Another fact that made the insurrection fail, was the rift between General José Gervasio Artigas and his ally, Colonel Francisco Ramírez. The «Protector of the Federal League» was betrayed and had to run away, hiding from his enemies… In Paraguay!! On 5 September 1820, Artigas crossed the Paraná River and was imprisoned by the troops of Dr. Francia. He requested mercy from the Supreme Dictator and, if possible, at least a miserable place were to life, trusting in the generosity and hospitality of the Paraguayan People.
Don José Gaspar never forgot the attacks Paraguay suffered by the hands of his defeated foe Artigas, and he didn’t recieve him personally despite the requests of the Uruguayan Caudillo, who was initially imprisoned in the Convent of the Order of the Mercedarians. The Oriental Chief even offered himself to become a General under Francia’s Army and to be sent again to the battlefield to destroy the enemies of Francia, another laughable plot for the Supreme Dictator who, for all practical purposes, banished Artigas to the distant town of San Isidro of Curuguaty, almost 400 kilometers away from Asunción, lost in the deep jungles of Paraguay, under strict surveillance, but with all necessary provisions for subsistence. However, Colonel Francisco Ramírez, now siding with Buenos Aires, continued his quarrel with Artigas, demanding Dr. Francia to send the Uruguayan prisoner back to Entre Ríos in order to face charges for treason against the revolution. Of course, the Supreme Dictator was impervious to any threat coming from an insurgent bandit such as Colonel Ramírez and he never even answered him. Meanwhile, the «artiguistas» in Paraguay, knowing that their Caudillo was imprisoned and exiled by Francia, now entered in contact with Ramírez and the conspiracy continued. But by mid 1821, all the Paraguayan traitors were caught and imprisoned.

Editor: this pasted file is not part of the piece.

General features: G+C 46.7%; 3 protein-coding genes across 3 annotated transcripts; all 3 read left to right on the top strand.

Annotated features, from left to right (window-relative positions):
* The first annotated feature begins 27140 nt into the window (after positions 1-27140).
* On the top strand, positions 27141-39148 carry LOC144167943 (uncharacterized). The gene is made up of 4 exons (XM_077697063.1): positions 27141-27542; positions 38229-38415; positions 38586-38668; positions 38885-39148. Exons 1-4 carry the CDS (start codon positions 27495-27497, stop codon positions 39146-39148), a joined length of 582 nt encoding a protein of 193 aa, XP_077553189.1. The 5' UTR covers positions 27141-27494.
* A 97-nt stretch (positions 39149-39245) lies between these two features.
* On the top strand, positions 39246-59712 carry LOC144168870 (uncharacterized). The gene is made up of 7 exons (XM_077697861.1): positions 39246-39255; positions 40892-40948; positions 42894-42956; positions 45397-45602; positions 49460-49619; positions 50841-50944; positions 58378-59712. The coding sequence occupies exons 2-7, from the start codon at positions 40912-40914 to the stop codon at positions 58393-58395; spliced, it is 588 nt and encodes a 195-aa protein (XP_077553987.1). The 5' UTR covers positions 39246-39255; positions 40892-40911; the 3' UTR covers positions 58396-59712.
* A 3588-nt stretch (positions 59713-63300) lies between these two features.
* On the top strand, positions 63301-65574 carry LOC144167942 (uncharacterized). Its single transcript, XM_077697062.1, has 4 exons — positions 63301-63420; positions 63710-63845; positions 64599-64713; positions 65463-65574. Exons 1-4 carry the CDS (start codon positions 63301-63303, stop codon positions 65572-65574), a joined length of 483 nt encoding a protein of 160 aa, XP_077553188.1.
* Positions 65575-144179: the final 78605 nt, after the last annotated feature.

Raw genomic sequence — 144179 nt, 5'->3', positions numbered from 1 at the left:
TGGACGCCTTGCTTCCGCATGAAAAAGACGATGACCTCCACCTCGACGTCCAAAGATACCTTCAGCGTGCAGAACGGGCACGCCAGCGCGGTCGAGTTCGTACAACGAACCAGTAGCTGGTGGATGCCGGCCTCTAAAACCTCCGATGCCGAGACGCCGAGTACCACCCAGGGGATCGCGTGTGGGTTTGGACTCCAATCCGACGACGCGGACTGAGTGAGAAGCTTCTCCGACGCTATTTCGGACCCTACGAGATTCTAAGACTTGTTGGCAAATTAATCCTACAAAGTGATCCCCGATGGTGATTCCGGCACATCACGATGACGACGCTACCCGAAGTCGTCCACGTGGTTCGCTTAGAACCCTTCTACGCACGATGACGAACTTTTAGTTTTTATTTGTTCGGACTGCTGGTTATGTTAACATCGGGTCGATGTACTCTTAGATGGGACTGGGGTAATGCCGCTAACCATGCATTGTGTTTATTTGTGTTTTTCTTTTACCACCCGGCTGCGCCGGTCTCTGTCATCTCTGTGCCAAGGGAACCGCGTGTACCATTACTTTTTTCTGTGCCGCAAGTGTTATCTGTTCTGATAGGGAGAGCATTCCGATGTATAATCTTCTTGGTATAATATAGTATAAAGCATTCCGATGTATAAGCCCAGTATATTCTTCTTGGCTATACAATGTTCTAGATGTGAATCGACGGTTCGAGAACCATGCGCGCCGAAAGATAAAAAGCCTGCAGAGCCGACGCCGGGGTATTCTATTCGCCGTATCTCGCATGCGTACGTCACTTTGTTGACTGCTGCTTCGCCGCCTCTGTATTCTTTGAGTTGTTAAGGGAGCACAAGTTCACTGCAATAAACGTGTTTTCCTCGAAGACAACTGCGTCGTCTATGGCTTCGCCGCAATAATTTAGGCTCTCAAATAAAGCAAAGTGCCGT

A rumour claims that General Artigas revealed to Dr. Francia, via a confession to a priest (Friar Bernardino de Enciso, Prior of the Order of Mercy) in the Convent of the Mercedarians, many of the names of the conspirators in order to be spared of his own life and to qualify for residence in Paraguay, though in a semi-exile at Curuguaty. That rumour remains unproven, but a well known fact is that Francia considered the imprisonment of Artigas in Paraguay both as an «humanitarian act» and as a move for winning political prestige in the face of the Portuguese and Porteñistas:
«No doubt, the Portuguese are happy because of the ruin of Artigas. They also had their intelligences and communications with the bandit Ramírez, who probably intrigued them about the refuge of Artigas in Paraguay; but the fact is that the perfidious intruder in the other side (Ramírez) is openly infamous and he will be resented by all the impartial world. You may ask to a Portuguese whether if they would like to see a Portuguese General who, after an adverse event during a war, had to endure an insurrection and had to become hunted down as a prey by his own troops and weapons, by his own second officers, in order to be shot to death to prevent him from talking. By the way, you can say to Craveiro, the Portuguese Commander of Fort Coimbra, that Artigas is well guarded in Paraguay, just like Bonaparte, former Emperor of the French, was also well guarded by the English after his final disgrace and even though England was his most relentless enemy, they kept him and even today they are still assisting him with generosity in St. Elena’s island».